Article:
The CD44bright memory compartment includes long-lived cells that undergo activation more rapidly, have a lower signaling threshold than naïve cells in response to stimulation, and are relatively resistant to Treg inhibition [25], [26]. Thus, it was possible that the altered T cell frequency in Nfatc2 KO mice was due specifically to increased production or increased accumulation of these CD44bright memory cells. To determine if Nfatc2 deficiency also affected naïve cells, we examined proliferation in naïve (CD44dim) cells by CFSE dilution. Figure 5 shows naïve (CD44dim) CD4 Tconvs from young Nfatc2 KO mice have a reduced threshold of activation like that seen in unseparated CD4+ Tconvs from Nfatc2 KO mice, with a comparable relative enhancement in population doublings (p = 0.05 at division #3). Such short-term proliferation, however, was not sufficient to generate a greater relative frequency of CD44bright memory cells in the Nfatc2 KO genotype (Figure 5a, lower panels).

thumbnail
Figure 5. Naïve T cells from Nfatc2 KO mice show the hyper-proliferative response phenotype.

CD4 T cells were isolated from single cell suspensions of spleens and lymph nodes from WT and Nfatc2 KO littermates by negative immunomagnetic selection. CD4+CD25CD44dim (naïve Tconv) cells were enriched by sorting to deplete CD4+CD25+ (Treg) and CD4+CD44bright (memory) cells. Naïve Tconv cells were labeled with CFSE, mixed 1∶1 with syngeneic AgPCs and stimulated with anti-CD3. Proliferation was measured by CFSE dilution in CD4 T cells using flow cytometry after of 96 hr of culture. (A) Representative one-dimensional histograms of CFSE dilution from unstimulated (top) or from stimulated (bottom) WT and Nfatc2 KO cells. Insets show two-dimensional contour plots of CD4 (y-axis) and CD44 (x-axis) expression. The box indicates the percent of CD4+CD44+ cells at the end of the culture period. (B) Means ± S.D. of the percent of cells in triplicate samples that underwent 0–7 divisions over 96 hr for each genotype from 2 experiments for each genotype.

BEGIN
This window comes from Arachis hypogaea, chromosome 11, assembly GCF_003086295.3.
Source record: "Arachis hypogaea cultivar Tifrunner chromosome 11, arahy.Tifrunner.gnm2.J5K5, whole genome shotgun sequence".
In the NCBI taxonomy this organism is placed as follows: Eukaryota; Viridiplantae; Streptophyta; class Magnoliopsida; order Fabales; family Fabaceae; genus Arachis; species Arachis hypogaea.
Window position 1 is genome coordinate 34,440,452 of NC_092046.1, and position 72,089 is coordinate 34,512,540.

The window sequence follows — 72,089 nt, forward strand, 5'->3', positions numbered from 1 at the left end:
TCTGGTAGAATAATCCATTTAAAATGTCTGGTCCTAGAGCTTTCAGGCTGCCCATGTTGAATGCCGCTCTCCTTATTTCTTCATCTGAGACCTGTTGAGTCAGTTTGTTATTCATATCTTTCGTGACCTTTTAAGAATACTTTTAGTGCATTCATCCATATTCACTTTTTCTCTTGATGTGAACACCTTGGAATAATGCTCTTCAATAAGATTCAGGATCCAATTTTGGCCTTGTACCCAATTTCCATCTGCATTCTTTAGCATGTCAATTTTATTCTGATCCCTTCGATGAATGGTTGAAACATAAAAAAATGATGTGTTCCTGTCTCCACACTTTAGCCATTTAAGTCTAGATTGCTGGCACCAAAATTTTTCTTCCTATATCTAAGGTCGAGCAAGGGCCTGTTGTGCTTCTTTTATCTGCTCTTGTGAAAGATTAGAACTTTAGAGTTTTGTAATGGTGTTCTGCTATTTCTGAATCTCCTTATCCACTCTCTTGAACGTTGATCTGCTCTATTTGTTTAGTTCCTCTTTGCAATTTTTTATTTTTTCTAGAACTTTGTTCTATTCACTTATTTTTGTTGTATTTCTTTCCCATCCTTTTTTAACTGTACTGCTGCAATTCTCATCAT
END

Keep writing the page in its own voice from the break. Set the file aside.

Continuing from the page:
https://doi.org/10.1371/journal.pone.0100629.g005

The Hyper-proliferative T Cell Phenotype in Nfatc2 and Tob1 Knockout Mice is not Due to Treg Dysfunction